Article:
Is ex-ante ex-post analysis irrelevant to Keynes's theory of employment?
Ex-ante ex-post analysis has become a standard tool in macroeconomics. Yet Keynes dismissed it. We argue that Keynes's dismissal of ex-ante ex-post analysis is not an oddity but an indication of the originality of his theory of employment compared to standard macroeconomics. First, the principle of effective demand does not amount to a process that determines employment and income at the point of intersection of the traditionally defined ex ante supply and demand functions. Second, the finance motive allowed Keynes to confirm the identity of aggregate supply and demand already asserted in The General Theory. This latter conclusion is puzzling, however, since the principle of effective demand presupposes the possibility of a discrepancy between supply and demand. We suggest that Keynes's theory of employment is linked to a theory of income distribution whereby profits are a redistributed share of factor income which is transferred to firms when prices exceed factor costs. The identity and the equilibrium condition then relate to separate measurements of income and output, factor cost and prices.
If you experience problems downloading a file, check if you have the proper application to view it first. In case of further problems read the IDEAS help page. Note that these files are not on the IDEAS site. Please be patient as the files may be large.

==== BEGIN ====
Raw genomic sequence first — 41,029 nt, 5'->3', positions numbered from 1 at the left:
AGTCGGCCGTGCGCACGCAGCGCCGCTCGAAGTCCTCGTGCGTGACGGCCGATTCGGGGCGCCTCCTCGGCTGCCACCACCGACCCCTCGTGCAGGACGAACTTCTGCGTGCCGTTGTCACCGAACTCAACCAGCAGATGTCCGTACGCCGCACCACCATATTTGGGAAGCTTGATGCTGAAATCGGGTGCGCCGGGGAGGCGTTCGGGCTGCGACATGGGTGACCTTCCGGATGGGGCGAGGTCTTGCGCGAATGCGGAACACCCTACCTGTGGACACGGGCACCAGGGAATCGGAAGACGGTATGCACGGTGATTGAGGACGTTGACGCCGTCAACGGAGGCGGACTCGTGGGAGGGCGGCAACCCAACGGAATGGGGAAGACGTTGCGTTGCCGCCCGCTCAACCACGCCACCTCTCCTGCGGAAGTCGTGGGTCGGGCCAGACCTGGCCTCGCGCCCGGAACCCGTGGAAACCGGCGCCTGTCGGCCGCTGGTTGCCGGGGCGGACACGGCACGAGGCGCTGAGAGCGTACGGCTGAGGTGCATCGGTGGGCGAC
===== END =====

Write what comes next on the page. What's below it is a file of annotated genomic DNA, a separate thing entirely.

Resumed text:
As the access to this document is restricted, you may want to look for a different version under "Related research" (further below) or search for a different version of it.
Volume (Year): 16 (2004)
Issue (Month): 3 ()
|Contact details of provider:|| Web page: http://www.tandfonline.com/CRPE20|
|Order Information:||Web: http://www.tandfonline.com/pricing/journal/CRPE20|
When requesting a correction, please mention this item's handle: RePEc:taf:revpoe:v:16:y:2004:i:3:p:335-345. See general information about how to correct material in RePEc.
For technical questions regarding this item, or to correct its authors, title, abstract, bibliographic or download information, contact: (Michael McNulty)
If references are entirely missing, you can add them using this form.